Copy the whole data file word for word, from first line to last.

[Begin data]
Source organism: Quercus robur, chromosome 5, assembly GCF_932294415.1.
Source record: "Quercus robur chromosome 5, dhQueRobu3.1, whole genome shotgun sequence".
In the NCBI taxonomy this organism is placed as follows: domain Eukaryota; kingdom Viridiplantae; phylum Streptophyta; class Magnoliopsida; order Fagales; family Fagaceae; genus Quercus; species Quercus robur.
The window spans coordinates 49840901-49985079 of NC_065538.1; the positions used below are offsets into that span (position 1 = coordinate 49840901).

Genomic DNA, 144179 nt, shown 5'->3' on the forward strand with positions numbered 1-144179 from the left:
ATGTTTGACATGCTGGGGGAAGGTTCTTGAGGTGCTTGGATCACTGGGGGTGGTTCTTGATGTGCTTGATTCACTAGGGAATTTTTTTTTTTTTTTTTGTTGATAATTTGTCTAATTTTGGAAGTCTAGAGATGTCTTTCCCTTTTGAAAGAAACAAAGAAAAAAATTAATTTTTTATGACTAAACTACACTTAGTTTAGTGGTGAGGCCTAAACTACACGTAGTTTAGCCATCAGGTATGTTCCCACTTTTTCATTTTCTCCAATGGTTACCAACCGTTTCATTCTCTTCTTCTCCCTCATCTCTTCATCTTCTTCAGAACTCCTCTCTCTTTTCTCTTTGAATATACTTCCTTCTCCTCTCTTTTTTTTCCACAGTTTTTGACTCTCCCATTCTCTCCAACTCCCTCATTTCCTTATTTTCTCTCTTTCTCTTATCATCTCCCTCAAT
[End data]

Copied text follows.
Source organism: Quercus robur, chromosome 5, assembly GCF_932294415.1.
Source record: "Quercus robur chromosome 5, dhQueRobu3.1, whole genome shotgun sequence".
In the NCBI taxonomy this organism is placed as follows: domain Eukaryota; kingdom Viridiplantae; phylum Streptophyta; class Magnoliopsida; order Fagales; family Fagaceae; genus Quercus; species Quercus robur.
The window spans coordinates 49840901-49985079 of NC_065538.1; the positions used below are offsets into that span (position 1 = coordinate 49840901).

Genomic DNA, 144179 nt, shown 5'->3' on the forward strand with positions numbered 1-144179 from the left:
ATGTTTGACATGCTGGGGGAAGGTTCTTGAGGTGCTTGGATCACTGGGGGTGGTTCTTGATGTGCTTGATTCACTAGGGAATTTTTTTTTTTTTTTTTGTTGATAATTTGTCTAATTTTGGAAGTCTAGAGATGTCTTTCCCTTTTGAAAGAAACAAAGAAAAAAATTAATTTTTTATGACTAAACTACACTTAGTTTAGTGGTGAGGCCTAAACTACACGTAGTTTAGCCATCAGGTATGTTCCCACTTTTTCATTTTCTCCAATGGTTACCAACCGTTTCATTCTCTTCTTCTCCCTCATCTCTTCATCTTCTTCAGAACTCCTCTCTCTTTTCTCTTTGAATATACTTCCTTCTCCTCTCTTTTTTTTCCACAGTTTTTGACTCTCCCATTCTCTCCAACTCCCTCATTTCCTTATTTTCTCTCTTTCTCTTATCATCTCCCTCAAT